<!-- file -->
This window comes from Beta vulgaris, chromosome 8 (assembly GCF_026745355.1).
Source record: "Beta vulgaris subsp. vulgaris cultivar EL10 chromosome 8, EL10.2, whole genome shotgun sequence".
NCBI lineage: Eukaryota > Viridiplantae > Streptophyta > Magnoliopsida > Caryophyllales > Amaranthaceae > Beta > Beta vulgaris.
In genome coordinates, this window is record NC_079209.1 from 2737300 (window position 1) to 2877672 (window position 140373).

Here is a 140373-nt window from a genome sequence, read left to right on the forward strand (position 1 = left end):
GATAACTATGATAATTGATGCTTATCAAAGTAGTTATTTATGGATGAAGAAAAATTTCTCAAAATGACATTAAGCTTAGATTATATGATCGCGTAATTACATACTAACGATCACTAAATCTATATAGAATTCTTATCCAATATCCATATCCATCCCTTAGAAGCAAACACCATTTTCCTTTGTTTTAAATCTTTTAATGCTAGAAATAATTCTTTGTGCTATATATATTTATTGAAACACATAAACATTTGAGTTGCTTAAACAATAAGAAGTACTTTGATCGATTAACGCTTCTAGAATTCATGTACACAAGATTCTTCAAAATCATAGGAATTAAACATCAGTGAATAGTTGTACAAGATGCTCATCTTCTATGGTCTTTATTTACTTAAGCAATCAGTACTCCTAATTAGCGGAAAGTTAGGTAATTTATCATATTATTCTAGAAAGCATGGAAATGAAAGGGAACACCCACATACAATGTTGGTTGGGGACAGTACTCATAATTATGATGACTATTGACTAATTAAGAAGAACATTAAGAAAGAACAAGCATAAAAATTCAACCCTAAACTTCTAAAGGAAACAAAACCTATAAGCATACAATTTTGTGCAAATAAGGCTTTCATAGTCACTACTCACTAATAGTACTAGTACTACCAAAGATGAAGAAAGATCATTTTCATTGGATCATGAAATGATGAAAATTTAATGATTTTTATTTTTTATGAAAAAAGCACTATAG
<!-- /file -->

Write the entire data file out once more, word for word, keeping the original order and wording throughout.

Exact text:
This window comes from Beta vulgaris, chromosome 8 (assembly GCF_026745355.1).
Source record: "Beta vulgaris subsp. vulgaris cultivar EL10 chromosome 8, EL10.2, whole genome shotgun sequence".
NCBI lineage: Eukaryota > Viridiplantae > Streptophyta > Magnoliopsida > Caryophyllales > Amaranthaceae > Beta > Beta vulgaris.
In genome coordinates, this window is record NC_079209.1 from 2737300 (window position 1) to 2877672 (window position 140373).

Here is a 140373-nt window from a genome sequence, read left to right on the forward strand (position 1 = left end):
GATAACTATGATAATTGATGCTTATCAAAGTAGTTATTTATGGATGAAGAAAAATTTCTCAAAATGACATTAAGCTTAGATTATATGATCGCGTAATTACATACTAACGATCACTAAATCTATATAGAATTCTTATCCAATATCCATATCCATCCCTTAGAAGCAAACACCATTTTCCTTTGTTTTAAATCTTTTAATGCTAGAAATAATTCTTTGTGCTATATATATTTATTGAAACACATAAACATTTGAGTTGCTTAAACAATAAGAAGTACTTTGATCGATTAACGCTTCTAGAATTCATGTACACAAGATTCTTCAAAATCATAGGAATTAAACATCAGTGAATAGTTGTACAAGATGCTCATCTTCTATGGTCTTTATTTACTTAAGCAATCAGTACTCCTAATTAGCGGAAAGTTAGGTAATTTATCATATTATTCTAGAAAGCATGGAAATGAAAGGGAACACCCACATACAATGTTGGTTGGGGACAGTACTCATAATTATGATGACTATTGACTAATTAAGAAGAACATTAAGAAAGAACAAGCATAAAAATTCAACCCTAAACTTCTAAAGGAAACAAAACCTATAAGCATACAATTTTGTGCAAATAAGGCTTTCATAGTCACTACTCACTAATAGTACTAGTACTACCAAAGATGAAGAAAGATCATTTTCATTGGATCATGAAATGATGAAAATTTAATGATTTTTATTTTTTATGAAAAAAGCACTATAG